Luke Joeckel, Seattle Seahawks Agree to 1-Year Contract

Scott PolacekFeatured Columnist

JACKSONVILLE, FL - DECEMBER 20: Luke Joeckel #76 of the Jacksonville Jaguars blocks against the Atlanta Falcons during the game at EverBank Field on December 20, 2015 in Jacksonville, Florida. The Falcons defeated the Jaguars 23-17. (Photo by Joe Robbins/Getty Images)
Joe Robbins/Getty Images

Offensive lineman Luke Joeckel failed to live up to expectations as a No. 2 pick with the Jacksonville Jaguars, but the Seattle Seahawks presented him with a new opportunity.

The team announced the news on Saturday.

Tom Pelissero of USA Today reported on March 9 that the one-year deal can earn Joeckel up to $8 million. On Sunday, Sheil Kapadia of ESPN reported the deal has $7 million in guarantees, but the remaining $1 million is tied into being active on gameday.

Joeckel entered the league in 2013 when Jacksonville general manager Dave Caldwell selected him second overall out of Texas A&M. It was Caldwell's first draft pick with the organization, and the offensive lineman was supposed to be a building block moving into the future.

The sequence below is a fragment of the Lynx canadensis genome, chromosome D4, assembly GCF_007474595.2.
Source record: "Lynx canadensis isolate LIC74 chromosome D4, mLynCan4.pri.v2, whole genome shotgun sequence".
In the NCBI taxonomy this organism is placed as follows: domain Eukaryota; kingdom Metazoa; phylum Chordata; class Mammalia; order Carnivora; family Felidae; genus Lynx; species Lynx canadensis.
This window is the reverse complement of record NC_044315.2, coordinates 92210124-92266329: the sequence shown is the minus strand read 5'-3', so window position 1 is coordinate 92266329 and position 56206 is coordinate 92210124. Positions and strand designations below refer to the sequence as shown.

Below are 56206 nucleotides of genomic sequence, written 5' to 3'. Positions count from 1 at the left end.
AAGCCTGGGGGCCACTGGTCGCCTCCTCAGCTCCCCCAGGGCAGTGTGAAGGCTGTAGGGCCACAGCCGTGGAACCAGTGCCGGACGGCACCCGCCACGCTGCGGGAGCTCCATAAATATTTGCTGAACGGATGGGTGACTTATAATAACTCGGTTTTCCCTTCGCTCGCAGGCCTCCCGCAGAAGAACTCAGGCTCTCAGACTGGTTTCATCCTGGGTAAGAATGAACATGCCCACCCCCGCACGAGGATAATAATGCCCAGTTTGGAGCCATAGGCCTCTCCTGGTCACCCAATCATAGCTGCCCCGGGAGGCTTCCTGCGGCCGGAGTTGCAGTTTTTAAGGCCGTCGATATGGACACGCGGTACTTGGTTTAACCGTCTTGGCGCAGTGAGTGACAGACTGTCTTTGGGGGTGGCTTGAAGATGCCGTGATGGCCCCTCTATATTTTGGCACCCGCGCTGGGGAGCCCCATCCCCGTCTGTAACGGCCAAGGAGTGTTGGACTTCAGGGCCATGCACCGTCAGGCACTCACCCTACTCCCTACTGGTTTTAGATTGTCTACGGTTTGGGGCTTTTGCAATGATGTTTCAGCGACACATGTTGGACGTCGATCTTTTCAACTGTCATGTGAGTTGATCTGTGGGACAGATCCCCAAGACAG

Instead, health problems and a general lack of production derailed that plan.

Joeckel played five games as a rookie because he broke his ankle. He did appear in all 16 games in 2014 and 14 games in 2015, but he played just four in 2016 and was placed on injured reserve with a knee injury that required surgery.

The knee injury came after Joeckel switched positions following a lackluster start to his career.

The Associated Press (h/t ESPN.com) noted the Jaguars didn't pick up the fifth-year option on his rookie contract before the 2016 campaign and then signed Kelvin Beachum in free agency to play left tackle. As a result, Jacksonville moved Joeckel to guard, but his first year inside was cut short by the injury.

Mike DiRocco of ESPN.com wrote, "Caldwell hoped Joeckel would play well at guard, the Jaguars would have success, and he'd want to remain with the organization to be a part of that," as he entered free agency this offseason.

DiRocco also pointed out Joeckel has said in the past he wants to be a tackle, and his decision to sign elsewhere outside of Jacksonville indicates that may be the case.

The Texas A&M product chose Seattle and will have to improve his play if he ever hopes to live up to his potential as a No. 2 overall pick. If he does, he will bolster an offensive line that struggled in 2016 and was ranked as the 26th-best run-blocking unit and 25th-best pass-blocking unit in the league by Football Outsiders.

Still, Khaled Elsayed of Pro Football Focus graded the first-round picks from 2013 after the players had a couple of years of experience and gave the Joeckel selection an F and said he "has done nothing to suggest he will ever be a top left tackle."

Seattle hopes he changes that perception in 2017.